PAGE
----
In an age where internet trends have an unbelievably short lifespan, the English vocabulary is constantly adding and losing words and phrases. Month to month, week to week, and even day to day, we learn and define new words or redefine old ones. It’s a wonder official dictionaries can keep up at this rate. But taking a look at dictionaries like the Oxford English Dictionary (OED) and Merriam-Webster provides insight into the most impactful moments in the English language each year.
For example, the OED in 2021 saw the addition of “social distance” (for obvious reasons), “deadname,” and even Korean words like “aegyo” (likely from the recent boom in K-Pop). An update can include hundreds of new entries and sub-entries every few months. It’s hard to imagine how many words are now documented since the first English dictionary was published in 1604.
Although 2022 has a few months left to create words, phrases, and meanings we’ve never heard before, let’s take a look at a few confirmed additions to the OED and to Merriam-Webster. Some of these might be unexpected or words we thought were already part of the official English language.
Oxford English Dictionary
Ankle-Biting: The action of biting a person’s ankle or ankles.
Though this might often be used to describe animals like dogs, sometimes we hear people call someone an “ankle-biter.” In this case, they don’t literally mean they bite ankles, but rather that they are either a small child or a short adult. In younger circles, at least, it’s used to poke fun.
Vaxxed: That has undergone vaccination; vaccinated. Often with modifying word, as fully, partially, etc.
Perhaps this isn’t too unexpected, but there are plenty of slang words that aren’t in the dictionary that we may use more often. However, the pandemic made this a very common phrase in everyday life. The modifiers that go with it also made this word almost an identifier among society in the past few years.
Enby: (Colloquial) A person who has a non-binary gender identity.
I’ve mostly seen this word used among people who identify as non-binary. It’s clearly shorthand for “non-binary” and the phonetic pronunciation of “NB.” I think as time progresses, vocabulary that the LGBTQ+ community use themselves will make its way into the dictionary.
Sharenting: The action or practice of sharing news, images, or videos of one’s own children on social media websites.
We’ve all seen this happen: Parents become influencers using their children as content or our relatives post their children for the rest of their friends and family to see. People have mixed feelings about this because children don’t have a choice. It’s an interesting phenomenon that came about with the rise of social media and the daily update style of posting.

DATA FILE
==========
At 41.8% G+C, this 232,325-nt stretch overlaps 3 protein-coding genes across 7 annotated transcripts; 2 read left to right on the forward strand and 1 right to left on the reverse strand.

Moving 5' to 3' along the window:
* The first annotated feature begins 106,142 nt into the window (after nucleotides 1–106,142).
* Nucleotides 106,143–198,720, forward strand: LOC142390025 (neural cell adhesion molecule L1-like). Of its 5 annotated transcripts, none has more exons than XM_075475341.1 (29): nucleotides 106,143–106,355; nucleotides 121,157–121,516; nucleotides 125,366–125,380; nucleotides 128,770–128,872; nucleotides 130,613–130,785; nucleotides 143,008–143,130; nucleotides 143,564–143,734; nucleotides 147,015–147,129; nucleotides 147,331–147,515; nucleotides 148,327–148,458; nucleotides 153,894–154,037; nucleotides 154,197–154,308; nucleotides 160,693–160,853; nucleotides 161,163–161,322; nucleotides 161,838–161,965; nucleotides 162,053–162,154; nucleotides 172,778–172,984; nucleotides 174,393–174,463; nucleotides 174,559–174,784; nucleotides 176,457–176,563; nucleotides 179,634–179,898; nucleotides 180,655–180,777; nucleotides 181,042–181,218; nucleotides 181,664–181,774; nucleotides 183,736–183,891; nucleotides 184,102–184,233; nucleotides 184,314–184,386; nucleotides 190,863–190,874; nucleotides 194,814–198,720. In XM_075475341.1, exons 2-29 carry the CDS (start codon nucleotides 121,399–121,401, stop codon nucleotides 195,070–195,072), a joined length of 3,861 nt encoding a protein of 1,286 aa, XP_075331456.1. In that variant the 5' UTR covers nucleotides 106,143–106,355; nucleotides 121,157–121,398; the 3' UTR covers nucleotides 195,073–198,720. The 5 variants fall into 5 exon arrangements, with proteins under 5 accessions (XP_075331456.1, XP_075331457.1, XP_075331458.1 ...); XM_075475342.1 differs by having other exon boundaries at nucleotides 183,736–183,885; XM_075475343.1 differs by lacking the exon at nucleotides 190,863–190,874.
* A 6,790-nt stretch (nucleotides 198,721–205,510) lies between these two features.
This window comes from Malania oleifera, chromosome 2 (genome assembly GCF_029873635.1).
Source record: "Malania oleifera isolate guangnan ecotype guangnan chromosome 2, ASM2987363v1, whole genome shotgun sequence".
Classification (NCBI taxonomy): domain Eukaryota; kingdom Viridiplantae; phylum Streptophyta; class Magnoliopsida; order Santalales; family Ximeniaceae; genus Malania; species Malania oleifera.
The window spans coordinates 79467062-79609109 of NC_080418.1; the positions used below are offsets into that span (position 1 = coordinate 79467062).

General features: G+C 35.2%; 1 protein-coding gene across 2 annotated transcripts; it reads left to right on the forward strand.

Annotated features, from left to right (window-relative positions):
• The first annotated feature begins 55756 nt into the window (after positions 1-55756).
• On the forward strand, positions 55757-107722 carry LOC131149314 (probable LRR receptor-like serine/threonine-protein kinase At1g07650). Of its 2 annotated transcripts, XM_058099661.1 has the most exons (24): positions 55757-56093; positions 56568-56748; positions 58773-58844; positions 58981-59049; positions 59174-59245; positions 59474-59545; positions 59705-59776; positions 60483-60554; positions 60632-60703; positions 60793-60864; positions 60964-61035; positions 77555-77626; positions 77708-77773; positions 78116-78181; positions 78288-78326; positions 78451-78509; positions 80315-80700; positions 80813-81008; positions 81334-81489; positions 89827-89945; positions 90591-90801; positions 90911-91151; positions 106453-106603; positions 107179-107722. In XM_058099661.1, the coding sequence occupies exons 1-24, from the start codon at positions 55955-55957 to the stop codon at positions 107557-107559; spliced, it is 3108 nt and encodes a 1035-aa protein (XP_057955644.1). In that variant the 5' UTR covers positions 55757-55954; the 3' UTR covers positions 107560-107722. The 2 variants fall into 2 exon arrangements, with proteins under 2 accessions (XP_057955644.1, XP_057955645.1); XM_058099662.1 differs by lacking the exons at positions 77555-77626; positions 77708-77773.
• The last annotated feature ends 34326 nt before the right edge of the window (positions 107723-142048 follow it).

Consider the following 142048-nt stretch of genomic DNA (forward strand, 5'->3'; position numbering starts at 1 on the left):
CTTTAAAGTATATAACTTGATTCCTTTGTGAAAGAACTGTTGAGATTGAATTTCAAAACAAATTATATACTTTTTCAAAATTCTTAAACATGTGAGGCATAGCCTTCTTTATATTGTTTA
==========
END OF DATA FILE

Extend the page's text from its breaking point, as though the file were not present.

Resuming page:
Laggy: Having a delayed or slow response (as to a user’s input): marked or affected by lag.
If you’ve played online video games, or really any game that requires your input, you may be familiar with lag. The characters might be late in responding to the buttons you press. I’m sure this has been around the gaming community for a long time, but it’s made its way into more mainstream media and, thus, Merriam-Webster’s dictionary.
Cringe: So embarrassing, awkward, etc., as to cause one to cringe.
Young people are the gods of pointing out when something is cringe. Especially younger Gen Z. Anything they find even the slightest bit out of their norm is automatically cringe (and a bit sad for us older Gen Z who thought we were cool).
Yeet: Used to express surprise, approval, or excited enthusiasm; (verb) to throw, especially with force and without regard for the thing being thrown.
Anyone who was familiar with Vine at its peak knows the origin of the silly word that almost seems onomatopoeic. The iconic empty-can-throwing Vine changed the course of social media history. “Yeet” was everywhere, and though its use has dwindled now, there are still cases where it’s used properly and doesn’t cause people to cringe.
Birria: A Mexican dish of stewed meat seasoned especially with chili peppers.
If you’ve had the pleasure of tasting this amazing dish, count yourself lucky. It’s interesting to see a non-English word added to the dictionary. Of course, it’s not unheard of, but it goes to show how impactful trends can be on the English language. It’s a Mexican dish that blew up on social media and is now an entry in Merriam-Webster’s dictionary.
Mojo: A sauce, marinade, or seasoning that is usually composed primarily of olive oil, garlic, citrus juice, and spices (such as black pepper and cumin).
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